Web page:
One of the easiest things to do is write a story, but 90% of stories need conflict. The other 10% also need conflict, but they themselves result from conflict, and simply carry the resulting tension through the story. There is a strong need for conflict, but for a lot of people that doesn’t come easily. It is the most intriguing part of a story because it impacts characters greatly, and yet there are some people who can construct everything but conflict. I’m sad to say that I believe I am one of those writers. A lot of times I ask myself if that makes me a bad writer, and truthfully I don’t think it does. However it does mean I have a very significant hurdle to becoming a better writer. I supposed my interests have always been more on everything around the conflict than the conflict itself. There is one other component though. I don’t like conflict. I don’t like tension, conflict, or disharmony. I grew up in a house where my parents were often at each other’s throats both overtly and silently. Don’t think there weren’t good times. There were, but with those factors my natural avoidance of conflict.
You can imagine how moving into the romance genre goes if I can’t do conflict. There are so many times when I sit down and work out these convoluted conflicts and plots and I throw them away. Quite frankly plenty of fun stories in our heads are worth more than a penny. As I’ve gotten older I’ve realized having a nonsense conflict is often worse than having little or no conflict. But this has been something I’m been working on and as a result I’ve begun using a few of the practices below, which I reccomend to you.
- For thirty minutes I work on a piece starting from the middle, it could be an old story or a new one. This scene may have nothing to do with the actual book, and I set up a conflict between the characters. How? I give them each something they want that clashes. It could be Lita wants to go to the movies and Jon wants to stay home, but I deepen these to deeper clashes. His social anxieties versus her need for excitement. The conflict is who they are as represented by two opposing desires. Or it could be as simple as Hannah doesn’t like Lou and doesn’t want Pete to like him either. It isn’t about some grand plot, but about what Hannah will do to keep them apart. The goal is to write towards a moment of pure conflict. Assume the situation is underway and you have to work up to a point of direct conflict between the characters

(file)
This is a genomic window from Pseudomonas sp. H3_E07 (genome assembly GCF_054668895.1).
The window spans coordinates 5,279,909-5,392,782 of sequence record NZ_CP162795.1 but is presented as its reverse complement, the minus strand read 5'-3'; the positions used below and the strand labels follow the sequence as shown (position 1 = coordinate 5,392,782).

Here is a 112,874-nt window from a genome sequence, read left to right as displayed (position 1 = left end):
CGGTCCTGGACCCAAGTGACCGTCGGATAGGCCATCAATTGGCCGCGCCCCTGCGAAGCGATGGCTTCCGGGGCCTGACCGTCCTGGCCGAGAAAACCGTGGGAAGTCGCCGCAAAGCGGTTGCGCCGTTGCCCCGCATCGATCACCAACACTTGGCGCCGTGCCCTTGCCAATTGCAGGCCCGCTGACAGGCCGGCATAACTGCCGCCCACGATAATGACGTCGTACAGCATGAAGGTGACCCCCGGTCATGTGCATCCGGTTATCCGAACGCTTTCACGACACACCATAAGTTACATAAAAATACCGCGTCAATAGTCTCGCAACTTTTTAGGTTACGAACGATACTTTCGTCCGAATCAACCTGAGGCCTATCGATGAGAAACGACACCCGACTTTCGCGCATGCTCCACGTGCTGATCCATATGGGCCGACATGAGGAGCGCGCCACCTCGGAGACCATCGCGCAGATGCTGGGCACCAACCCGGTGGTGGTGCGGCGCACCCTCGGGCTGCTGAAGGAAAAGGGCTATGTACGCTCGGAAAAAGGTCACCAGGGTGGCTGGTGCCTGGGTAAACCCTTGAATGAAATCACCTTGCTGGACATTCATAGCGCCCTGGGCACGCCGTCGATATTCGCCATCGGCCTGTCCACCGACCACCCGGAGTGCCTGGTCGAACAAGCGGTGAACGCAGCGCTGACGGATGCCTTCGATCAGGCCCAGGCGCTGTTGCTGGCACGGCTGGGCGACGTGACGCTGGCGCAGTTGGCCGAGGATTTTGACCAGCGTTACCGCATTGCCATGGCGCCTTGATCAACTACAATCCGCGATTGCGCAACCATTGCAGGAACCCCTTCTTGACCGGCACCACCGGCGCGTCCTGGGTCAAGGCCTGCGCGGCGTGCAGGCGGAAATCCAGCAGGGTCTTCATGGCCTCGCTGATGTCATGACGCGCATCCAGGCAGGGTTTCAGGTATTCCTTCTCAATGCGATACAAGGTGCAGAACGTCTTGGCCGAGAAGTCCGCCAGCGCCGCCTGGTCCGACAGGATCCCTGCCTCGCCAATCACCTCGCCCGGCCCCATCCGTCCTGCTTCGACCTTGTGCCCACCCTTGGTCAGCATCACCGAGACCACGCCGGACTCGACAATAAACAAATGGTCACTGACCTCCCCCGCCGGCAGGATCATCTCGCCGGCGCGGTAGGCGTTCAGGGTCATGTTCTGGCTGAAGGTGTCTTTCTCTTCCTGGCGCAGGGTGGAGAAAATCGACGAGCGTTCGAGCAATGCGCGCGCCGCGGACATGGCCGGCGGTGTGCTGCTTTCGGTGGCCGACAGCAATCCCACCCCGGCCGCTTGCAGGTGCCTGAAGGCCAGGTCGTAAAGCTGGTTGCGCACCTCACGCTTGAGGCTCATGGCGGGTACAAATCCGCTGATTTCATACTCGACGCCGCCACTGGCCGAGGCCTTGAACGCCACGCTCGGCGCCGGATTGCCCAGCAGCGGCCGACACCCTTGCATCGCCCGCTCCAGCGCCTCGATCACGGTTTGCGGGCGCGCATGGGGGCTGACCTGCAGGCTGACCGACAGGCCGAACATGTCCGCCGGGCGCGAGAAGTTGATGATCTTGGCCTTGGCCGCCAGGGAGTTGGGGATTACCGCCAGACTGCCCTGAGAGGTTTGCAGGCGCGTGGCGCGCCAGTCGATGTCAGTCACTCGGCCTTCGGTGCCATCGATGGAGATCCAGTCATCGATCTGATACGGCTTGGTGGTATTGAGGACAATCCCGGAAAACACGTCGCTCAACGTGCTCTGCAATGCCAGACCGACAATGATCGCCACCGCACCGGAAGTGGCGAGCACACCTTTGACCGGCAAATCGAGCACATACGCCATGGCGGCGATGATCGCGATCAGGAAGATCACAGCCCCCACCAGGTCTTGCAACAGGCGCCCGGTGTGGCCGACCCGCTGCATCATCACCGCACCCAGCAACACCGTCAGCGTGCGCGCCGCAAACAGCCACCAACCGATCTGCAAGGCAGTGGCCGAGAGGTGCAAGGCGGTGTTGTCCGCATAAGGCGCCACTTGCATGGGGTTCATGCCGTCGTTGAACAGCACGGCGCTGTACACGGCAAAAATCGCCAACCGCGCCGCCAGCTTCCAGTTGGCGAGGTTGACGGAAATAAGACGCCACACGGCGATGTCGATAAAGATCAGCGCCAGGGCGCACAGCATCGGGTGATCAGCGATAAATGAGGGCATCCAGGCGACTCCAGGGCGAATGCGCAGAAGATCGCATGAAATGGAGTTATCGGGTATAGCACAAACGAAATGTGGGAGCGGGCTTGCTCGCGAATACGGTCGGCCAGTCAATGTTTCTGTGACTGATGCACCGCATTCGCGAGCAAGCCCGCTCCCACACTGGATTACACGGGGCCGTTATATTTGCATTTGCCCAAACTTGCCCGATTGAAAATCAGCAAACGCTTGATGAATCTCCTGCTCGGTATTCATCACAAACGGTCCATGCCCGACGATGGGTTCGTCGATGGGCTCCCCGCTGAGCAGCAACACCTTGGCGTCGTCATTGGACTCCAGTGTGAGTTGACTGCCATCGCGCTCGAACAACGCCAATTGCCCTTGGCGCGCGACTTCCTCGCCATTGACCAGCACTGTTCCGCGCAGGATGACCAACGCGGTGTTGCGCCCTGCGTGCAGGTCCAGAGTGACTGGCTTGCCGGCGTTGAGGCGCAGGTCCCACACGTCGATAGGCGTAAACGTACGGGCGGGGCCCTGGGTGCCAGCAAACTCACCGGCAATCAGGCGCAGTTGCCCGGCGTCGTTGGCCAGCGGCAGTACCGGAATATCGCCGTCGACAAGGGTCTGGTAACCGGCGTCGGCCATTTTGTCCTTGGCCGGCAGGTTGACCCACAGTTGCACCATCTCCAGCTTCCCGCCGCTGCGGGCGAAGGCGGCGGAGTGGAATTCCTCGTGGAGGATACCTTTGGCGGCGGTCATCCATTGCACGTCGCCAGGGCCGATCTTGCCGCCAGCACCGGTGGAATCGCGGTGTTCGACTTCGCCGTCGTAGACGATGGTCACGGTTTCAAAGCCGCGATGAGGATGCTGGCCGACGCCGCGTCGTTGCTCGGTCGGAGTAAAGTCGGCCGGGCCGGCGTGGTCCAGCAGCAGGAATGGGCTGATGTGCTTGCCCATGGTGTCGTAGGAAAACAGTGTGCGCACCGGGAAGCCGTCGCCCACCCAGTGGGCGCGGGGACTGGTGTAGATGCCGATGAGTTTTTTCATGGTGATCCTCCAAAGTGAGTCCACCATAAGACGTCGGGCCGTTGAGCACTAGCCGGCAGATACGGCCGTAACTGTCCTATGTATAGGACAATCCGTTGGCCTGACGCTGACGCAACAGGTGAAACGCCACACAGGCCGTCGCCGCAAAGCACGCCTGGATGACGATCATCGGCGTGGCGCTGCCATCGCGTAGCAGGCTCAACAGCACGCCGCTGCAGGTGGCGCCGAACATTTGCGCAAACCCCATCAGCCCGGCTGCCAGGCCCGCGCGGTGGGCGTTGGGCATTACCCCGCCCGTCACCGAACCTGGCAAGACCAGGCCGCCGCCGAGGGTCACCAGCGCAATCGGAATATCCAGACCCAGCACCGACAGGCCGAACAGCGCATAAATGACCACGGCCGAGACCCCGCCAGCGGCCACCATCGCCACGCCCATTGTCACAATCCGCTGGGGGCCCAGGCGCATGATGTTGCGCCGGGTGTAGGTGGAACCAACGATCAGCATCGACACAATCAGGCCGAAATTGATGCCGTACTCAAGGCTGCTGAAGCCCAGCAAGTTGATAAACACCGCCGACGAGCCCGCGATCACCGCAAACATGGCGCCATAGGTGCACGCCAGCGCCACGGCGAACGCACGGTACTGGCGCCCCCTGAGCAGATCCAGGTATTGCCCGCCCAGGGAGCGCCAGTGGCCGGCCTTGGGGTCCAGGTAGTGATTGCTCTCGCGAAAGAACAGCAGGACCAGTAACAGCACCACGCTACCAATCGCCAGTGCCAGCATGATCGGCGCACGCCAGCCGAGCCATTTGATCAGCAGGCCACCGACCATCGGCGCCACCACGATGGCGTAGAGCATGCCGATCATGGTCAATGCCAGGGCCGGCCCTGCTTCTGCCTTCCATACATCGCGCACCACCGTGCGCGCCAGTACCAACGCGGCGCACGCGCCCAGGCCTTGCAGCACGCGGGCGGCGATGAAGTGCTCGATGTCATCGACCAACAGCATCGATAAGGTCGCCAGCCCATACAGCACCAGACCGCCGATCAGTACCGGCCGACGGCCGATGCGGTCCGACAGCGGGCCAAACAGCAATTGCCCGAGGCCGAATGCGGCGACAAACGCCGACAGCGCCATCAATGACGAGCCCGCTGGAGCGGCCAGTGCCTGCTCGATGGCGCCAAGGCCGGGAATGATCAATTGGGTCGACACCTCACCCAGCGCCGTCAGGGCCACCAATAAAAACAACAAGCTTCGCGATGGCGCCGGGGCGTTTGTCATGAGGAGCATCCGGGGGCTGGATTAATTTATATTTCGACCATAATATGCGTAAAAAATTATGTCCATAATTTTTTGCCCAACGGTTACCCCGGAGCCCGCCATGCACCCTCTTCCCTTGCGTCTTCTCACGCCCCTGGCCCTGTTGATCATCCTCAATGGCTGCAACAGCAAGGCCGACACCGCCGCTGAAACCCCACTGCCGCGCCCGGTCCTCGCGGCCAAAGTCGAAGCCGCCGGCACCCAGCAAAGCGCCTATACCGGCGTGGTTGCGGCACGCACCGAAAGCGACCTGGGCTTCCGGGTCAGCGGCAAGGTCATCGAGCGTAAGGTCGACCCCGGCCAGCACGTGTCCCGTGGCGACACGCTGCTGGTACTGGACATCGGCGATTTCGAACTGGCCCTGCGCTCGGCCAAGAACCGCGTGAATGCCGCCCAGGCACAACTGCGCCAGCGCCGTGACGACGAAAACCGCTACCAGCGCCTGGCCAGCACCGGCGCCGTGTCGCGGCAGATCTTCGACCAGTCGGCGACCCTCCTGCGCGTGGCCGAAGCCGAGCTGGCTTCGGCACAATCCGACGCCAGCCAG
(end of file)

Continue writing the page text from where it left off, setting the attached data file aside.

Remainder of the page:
- I will take two books or movies and or games, then pull a plot from one and a conflict from another and then write with new characters. Similar to above it forces me to think about characters in conflict, but this allows me to work on presenting the conflict without having to worry about constructing it. You take a new character and put them in the Matrix as Neo and another Mr. Smith.
- Alternative to the above you take two well known arch enemies and put them in wholly different story of conflict. Neo is a greaser, Mr. Smith a principle, and you ask yourself what conflicts do they have as characters regardless of setting and what would be the equivalent of the battle on the roof and slow motion.
Truthfully, what you have to do to engage with conflict and to improve is to not simply read more, but actively put your characters at odds. We see conflict everywhere in the real world both physically and internally. The key to unpacking conflict begins with one character’s wants conflicting with their actions or their wants conflicting with the actions available to them. They want to move left but are forced to go right. They want to move right but someone is blocking the way off for them. You have to dig into the difference between what one person wants and another in order to better craft intriguing stories.
For those of us who squirm at the thought of conflict, but want to write compelling stories we must forced ourselves out of the box. We’re already in a conflict between that desire and our ability to act, our job now as the protagonists of our own story is to work through that aversion to conflict so we can get what we want.
“I am all for putting new wine in old bottles, especially if the pressure of the new wine makes the old bottles explode” -Angela Carter Reading Angela Carter’s collection of opulent short stories, The Bloody Chamber (1979), is like riding an exhilarating roller coaster. You think you can predict the twists and turns of the […]